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The humble container candle has much more potential than we often give it credit for. You don't have to limit yourself to just one color wax. You can make layered container candles in coffee cups, small metal buckets, shot glasses, sea shells, ceramic bowls or beer glasses. If a container is fireproof and leak proof, chances are you can make a candle out of it.
This project uses a jelly jar or similar clear glass container and goes wild with color. The technique produces a feathered, marbled, almost tie-dyed look. Each one is a unique creation.
For this project, you need the following supplies and equipment:
Continue to 2 of 10 below.
- Clear jelly jar or glass container
- Container blend wax
- Appropriate wick for the jar and wax
- Concentrated liquid candle dyes (dye chips won't work for this project)
- Wick bars or plastic straws to keep the wick centered
- A pot to melt the wax
- Thin wire or wick pin
- Heat gun
- Hot glue
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Basic Setup and Prep
Start the candle by following the instructions for a container candle as summarized below:
- Set the wicks. Use a straw to hold the wick. Put a dab of hot glue on the bottom of the wick tab and press it into the center of the container. Attach wick bars or plastic straws to keep the wick centered.
- Weigh and melt the wax. Use an online container calculator to figure out how much was you need for your container. Weigh it on a scale and melt it in a melting pot. Heat to about 180 F.
- Add fragrance. Add fragrance to the melted wax, using about 1 ounce per pound of wax. Cool the wax to about 150 to 160 F.
- Pour the wax into the jar. Don't overfill. Make sure the wick is well centered.
Here's where you depart from the basic container candle instructions.Continue to 3 of 10 below.
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Cool the Candle and Poke Some Holes
Let the candle cool until the wax turns opaque on the sides and about 1/8 inch of skin forms on the top of the candle. This takes about 30 to 45 minutes.
Holding a thin wire or wick pin against the inner edge of the container, make a small hole in the top of the candle, pushing the wire all the way to the bottom of the container.Continue to 4 of 10 below.
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Poke a Ring of Holes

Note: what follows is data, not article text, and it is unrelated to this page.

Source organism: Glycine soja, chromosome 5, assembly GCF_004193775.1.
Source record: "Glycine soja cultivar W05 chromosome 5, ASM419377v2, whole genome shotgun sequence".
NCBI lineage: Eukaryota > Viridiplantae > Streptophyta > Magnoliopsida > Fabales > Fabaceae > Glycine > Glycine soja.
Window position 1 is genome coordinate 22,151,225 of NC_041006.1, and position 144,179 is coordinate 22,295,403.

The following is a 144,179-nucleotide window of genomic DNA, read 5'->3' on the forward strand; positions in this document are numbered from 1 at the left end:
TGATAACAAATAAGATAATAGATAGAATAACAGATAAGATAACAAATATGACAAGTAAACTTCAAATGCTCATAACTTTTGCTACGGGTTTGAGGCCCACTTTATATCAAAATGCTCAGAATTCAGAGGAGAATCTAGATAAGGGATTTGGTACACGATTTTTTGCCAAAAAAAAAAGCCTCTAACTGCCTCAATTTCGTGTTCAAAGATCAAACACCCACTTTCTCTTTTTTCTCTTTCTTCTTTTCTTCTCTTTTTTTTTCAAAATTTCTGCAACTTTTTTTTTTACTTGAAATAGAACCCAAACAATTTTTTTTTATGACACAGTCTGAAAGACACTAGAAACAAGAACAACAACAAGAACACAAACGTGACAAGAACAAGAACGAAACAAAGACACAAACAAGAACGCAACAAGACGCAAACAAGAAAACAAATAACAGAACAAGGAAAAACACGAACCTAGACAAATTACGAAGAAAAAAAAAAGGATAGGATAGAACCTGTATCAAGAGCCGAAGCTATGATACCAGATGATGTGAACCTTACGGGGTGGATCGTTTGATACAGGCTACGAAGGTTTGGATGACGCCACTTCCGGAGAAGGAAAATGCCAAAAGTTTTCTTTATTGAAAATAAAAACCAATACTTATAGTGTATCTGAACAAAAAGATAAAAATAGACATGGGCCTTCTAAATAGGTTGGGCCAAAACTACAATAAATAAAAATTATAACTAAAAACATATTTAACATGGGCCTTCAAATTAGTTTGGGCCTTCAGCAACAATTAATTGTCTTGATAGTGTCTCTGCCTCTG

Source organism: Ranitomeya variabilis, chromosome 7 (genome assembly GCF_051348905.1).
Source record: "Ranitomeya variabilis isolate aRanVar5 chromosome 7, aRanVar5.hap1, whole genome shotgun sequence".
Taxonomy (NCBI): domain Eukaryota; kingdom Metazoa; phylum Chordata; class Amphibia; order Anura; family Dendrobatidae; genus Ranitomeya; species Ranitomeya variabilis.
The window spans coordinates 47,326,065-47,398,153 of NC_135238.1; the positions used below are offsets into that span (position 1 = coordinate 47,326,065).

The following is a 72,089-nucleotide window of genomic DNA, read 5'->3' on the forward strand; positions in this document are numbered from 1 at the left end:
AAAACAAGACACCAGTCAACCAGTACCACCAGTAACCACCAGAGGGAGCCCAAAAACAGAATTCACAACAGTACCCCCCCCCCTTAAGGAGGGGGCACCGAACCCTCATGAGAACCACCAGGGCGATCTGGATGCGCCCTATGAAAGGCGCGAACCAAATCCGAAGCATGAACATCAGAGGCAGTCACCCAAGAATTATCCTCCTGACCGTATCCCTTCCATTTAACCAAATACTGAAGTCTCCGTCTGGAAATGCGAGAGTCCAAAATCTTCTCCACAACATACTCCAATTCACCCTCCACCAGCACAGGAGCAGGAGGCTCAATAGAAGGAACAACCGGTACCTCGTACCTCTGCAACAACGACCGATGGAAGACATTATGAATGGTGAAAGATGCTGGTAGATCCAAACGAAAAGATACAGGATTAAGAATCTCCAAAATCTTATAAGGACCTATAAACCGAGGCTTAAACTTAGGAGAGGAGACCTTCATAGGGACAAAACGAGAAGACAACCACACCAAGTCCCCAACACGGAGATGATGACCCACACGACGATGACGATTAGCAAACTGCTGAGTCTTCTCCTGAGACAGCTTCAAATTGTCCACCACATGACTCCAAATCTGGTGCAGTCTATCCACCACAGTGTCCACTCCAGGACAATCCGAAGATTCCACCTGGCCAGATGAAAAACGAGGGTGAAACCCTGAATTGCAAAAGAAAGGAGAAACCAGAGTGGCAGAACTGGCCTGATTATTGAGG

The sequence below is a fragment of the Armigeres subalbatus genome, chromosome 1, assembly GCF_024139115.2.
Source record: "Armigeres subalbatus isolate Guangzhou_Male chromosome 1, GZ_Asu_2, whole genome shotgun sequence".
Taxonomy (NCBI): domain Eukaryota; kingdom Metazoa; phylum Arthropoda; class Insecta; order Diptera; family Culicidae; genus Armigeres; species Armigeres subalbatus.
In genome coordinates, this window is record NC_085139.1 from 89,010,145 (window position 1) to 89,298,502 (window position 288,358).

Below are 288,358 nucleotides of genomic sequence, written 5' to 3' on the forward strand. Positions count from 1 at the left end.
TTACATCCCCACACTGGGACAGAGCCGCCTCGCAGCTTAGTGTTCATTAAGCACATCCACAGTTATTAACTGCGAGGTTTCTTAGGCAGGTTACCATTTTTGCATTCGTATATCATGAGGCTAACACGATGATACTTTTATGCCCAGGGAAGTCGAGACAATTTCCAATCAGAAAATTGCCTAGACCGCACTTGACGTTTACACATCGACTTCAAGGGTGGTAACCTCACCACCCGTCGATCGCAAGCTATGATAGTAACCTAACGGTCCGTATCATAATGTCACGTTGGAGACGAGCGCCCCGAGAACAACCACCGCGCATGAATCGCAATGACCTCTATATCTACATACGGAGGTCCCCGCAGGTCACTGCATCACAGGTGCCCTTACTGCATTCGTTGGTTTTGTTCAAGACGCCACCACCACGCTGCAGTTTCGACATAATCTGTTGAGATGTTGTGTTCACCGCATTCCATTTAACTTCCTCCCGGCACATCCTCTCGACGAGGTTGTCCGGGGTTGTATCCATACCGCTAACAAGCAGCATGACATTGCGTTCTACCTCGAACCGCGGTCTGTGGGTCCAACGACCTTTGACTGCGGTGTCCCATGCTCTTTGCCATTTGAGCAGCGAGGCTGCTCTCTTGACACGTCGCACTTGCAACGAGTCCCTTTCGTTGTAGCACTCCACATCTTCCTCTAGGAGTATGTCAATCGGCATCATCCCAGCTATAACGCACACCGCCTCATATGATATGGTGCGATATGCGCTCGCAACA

If you want quite a few veins of color in your candle, poke a ring of nine holes. If you want less color, poke fewer holes.Continue to 5 of 10 below.
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Add the Color
Using a toothpick, dab a minute partial drop of colorant into the top of each hole. A little goes a long way, so use no more than 1/6 of a drop with each dab.
You can always add more, but you don't want to add too much. Remember, teeny tiny bits of color in the top of the holes works best.Continue to 6 of 10 below.
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Pick a Color Pattern
Here's what the candle top looks like after color is dabbed on the holes. The candle on the left has three yellow, three blue and three red dabs of color. The candle on the right alternates red and yellow.Continue to 7 of 10 below.
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Making the Marbling
Here's where things start to heat up, literally.
Using a heat gun, first heat the top of the candle gently so that the dye starts to mix with a little melted wax.Continue to 8 of 10 below.
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Heat the Sides
From the outside, you can see that the melted, colored wax is seeping down the holes.
Heat the sides of the jar next, giving even coverage up and down. Heat each line, or hole or tunnel—whatever you want to call it—about 10 seconds with the heat gun up and down and then move to the next one.
The wax on the side melts and combines with the dye from above to begin the swirling and marbling effect.Continue to 9 of 10 below.
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Continue Heating and Swirling
Continue heating the side of the candle to melt more wax. Results here vary widely. This is just something you get the feel of...and are often surprised by.
The dye and wax continue to mix and swirl from the convection caused by the heated wax. You can help things along by swirling the jar a little yourself. If you're eager to take charge, use the wick pin to move the color around a bit too. Sometimes this is necessary to get the color all the way to the bottom of the container.
A word of caution: The convection action of the hot wax continues for a while even after you stop heating and swirling, so don't go overboard with the heating and swirling; physics does a lot of the work for you. About 30 percent of the swirling and marbling happens after you stop heating and moving the jar.Continue to 10 of 10 below.
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Finished Marbled Container Candles
Go away for a while and let the candles cool. When you come back, you'll be delighted and surprised at how they came out. Trim the wicks to about 1/4 inch above the top of the candle. Set the candle aside to cure for a couple of days before burning it. Go ahead and clean up the candle-making equipment.
Take good notes, and you'll be able to approximate any successes you have again, although no single candle is identical to another.